Senior Client Partner & Managing Director, Digital Practice
Korn Ferry Hay Group, Asia Pacific
Recently, every other conversation I have with a client or a candidate seems to come around to the issue of ‘digital transformation’.
To quote from a whitepaper that we recently published, “It seems everyone’s talking about digital transformation. But at Korn Ferry, we’re talking about something else. We’re talking about digital sustainability. Why? For two reasons. Firstly, because ‘digital transformation’ generally means using technology to drive change. And secondly, because ‘transformation’ tends to imply a one-off process, with a defined end-point.”
If ‘transformation’ is to be defined like this, then ‘sustainability’ should be defined as ‘perpetual transformation’! It cannot be a one-off event. Change is constant and the ability to iterate on an ongoing basis is critical. The digital world is moving increasingly faster and organizations must be prepared to keep up.
Transforming for digital isn’t just a case of deploying technology – replacing legacy infrastructure with new systems. It’s about rethinking how things are done - to achieve this, traditional organizations need to start by fundamentally changing their mindset, values, beliefs and how work gets done.
In my view, digital sustainability can only be achieved through cultural transformation – deploying technology, infrastructure and processes is just “hygiene” – at the end of it, you need the right people with the right mindset to implement and sustain the changes.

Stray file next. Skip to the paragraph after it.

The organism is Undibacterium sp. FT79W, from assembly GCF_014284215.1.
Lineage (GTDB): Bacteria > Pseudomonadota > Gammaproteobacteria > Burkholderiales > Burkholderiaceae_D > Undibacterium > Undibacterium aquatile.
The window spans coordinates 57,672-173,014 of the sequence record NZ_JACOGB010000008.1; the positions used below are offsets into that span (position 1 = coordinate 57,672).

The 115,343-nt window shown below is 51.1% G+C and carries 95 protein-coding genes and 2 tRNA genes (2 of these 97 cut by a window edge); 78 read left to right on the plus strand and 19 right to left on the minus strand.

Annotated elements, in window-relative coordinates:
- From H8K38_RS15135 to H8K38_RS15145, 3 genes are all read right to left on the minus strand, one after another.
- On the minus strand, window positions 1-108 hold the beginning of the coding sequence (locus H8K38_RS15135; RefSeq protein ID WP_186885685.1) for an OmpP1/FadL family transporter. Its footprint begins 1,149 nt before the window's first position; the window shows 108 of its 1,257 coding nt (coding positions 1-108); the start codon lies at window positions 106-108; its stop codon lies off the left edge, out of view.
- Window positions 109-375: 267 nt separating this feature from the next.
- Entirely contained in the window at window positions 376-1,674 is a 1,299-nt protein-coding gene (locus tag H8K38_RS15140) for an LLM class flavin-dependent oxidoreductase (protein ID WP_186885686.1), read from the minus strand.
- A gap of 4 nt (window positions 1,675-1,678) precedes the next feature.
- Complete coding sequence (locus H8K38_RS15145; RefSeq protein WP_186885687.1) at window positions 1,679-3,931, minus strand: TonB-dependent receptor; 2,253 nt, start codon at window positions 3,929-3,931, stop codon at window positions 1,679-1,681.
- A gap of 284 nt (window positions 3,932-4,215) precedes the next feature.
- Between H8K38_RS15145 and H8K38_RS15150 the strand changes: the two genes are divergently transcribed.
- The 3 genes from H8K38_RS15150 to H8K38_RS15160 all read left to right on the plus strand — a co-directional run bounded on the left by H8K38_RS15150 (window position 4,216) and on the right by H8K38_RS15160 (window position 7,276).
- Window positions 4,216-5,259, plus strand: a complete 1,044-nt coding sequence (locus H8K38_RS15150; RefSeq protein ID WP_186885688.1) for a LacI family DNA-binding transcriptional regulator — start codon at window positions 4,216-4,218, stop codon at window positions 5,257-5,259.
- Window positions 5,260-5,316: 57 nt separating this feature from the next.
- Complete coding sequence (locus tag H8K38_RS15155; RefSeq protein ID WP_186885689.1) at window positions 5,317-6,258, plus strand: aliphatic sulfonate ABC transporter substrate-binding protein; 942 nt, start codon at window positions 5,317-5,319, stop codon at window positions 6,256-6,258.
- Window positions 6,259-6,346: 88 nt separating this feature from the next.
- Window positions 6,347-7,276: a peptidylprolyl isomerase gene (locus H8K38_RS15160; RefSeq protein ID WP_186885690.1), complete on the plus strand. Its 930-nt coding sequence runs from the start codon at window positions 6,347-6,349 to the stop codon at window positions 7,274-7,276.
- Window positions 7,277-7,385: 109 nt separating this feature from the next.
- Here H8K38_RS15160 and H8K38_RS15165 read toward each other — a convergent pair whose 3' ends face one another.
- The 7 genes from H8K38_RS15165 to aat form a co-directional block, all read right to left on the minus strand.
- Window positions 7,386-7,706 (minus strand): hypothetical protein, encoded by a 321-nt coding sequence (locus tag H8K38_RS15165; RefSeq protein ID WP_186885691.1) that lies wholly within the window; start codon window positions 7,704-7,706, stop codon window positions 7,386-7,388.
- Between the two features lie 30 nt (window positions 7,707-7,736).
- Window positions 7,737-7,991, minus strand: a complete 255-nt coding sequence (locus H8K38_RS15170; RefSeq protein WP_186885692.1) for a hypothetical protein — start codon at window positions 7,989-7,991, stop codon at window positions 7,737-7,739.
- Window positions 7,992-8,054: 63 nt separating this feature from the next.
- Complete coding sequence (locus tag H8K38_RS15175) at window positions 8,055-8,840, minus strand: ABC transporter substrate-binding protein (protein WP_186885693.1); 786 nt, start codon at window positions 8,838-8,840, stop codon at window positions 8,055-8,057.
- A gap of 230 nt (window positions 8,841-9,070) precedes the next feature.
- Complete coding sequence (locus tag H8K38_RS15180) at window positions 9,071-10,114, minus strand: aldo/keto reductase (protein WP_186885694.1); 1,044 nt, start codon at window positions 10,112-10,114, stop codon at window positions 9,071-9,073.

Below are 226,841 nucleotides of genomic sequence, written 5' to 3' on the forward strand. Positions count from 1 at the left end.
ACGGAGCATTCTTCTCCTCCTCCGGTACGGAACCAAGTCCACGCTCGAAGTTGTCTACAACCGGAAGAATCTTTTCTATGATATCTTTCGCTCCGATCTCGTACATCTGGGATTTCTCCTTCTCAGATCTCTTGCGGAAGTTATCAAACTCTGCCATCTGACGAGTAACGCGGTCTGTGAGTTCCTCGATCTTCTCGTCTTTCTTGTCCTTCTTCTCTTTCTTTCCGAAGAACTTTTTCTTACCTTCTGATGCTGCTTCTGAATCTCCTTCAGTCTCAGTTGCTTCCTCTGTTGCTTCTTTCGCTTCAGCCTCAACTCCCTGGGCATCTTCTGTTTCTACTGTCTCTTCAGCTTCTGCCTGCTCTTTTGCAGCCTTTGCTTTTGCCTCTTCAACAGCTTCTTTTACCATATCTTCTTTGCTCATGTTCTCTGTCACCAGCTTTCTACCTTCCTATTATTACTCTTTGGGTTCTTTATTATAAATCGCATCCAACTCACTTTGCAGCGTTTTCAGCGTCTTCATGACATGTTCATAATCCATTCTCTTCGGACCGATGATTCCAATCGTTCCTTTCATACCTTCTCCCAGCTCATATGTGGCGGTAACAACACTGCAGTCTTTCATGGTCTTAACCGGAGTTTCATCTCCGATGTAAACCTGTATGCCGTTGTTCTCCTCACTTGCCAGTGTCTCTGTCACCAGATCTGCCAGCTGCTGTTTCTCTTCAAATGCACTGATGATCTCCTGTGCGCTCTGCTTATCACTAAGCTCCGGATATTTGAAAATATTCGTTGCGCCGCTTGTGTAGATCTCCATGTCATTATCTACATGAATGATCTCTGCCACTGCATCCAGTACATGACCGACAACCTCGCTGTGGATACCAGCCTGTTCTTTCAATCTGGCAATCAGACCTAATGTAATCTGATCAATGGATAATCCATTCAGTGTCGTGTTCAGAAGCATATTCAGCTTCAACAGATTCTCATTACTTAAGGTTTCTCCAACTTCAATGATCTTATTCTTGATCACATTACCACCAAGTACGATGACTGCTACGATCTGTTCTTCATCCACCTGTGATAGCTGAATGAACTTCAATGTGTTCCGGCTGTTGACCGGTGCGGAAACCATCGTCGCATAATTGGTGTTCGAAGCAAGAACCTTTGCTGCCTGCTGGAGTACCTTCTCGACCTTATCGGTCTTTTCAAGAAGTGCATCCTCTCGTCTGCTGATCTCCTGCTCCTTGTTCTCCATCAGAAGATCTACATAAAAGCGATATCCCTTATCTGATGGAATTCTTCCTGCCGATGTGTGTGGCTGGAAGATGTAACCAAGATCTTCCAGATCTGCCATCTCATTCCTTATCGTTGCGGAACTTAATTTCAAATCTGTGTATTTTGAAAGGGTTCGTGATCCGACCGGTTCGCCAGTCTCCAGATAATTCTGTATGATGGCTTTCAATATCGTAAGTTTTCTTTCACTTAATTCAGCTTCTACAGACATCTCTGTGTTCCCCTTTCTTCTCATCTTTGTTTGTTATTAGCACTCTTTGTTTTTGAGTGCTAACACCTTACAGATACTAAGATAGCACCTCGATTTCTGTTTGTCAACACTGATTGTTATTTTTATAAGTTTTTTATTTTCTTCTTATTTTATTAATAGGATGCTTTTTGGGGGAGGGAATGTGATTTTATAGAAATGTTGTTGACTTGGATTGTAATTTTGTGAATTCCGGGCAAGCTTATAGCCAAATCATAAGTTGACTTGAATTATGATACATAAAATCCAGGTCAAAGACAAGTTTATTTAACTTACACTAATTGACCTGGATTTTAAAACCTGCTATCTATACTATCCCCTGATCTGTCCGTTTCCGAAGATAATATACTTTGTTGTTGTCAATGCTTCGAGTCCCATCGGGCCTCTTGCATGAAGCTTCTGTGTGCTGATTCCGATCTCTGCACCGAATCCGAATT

Consider this – suppose one could create an eco-system where individuals develop ‘fire-in-the-belly’. This fire burns within and is therefore more difficult to extinguish. This manifests itself on the ground by individuals wanting to drive this change instead of having to. Which further means that individuals are willing to spend their discretionary energy in the interest of the organization.
Discretionary energy is the energy that employees are not obliged to spend in the interest of the organization through an employment contract. This is the time and energy that is available at their disposal, to spend as they please. See more on how to unleash the discretionary energy of your people with Korn Ferry’s Superior Performance Model here.
In my view, it is critical that if the organization needs to drive a change of this magnitude on an ongoing basis, fire must be burning in the bellies of the individuals who are driving this change so that they deploy their discretionary energy for this cause, in addition to excelling at their day jobs.
That is when organizations will become truly digitally sustainable.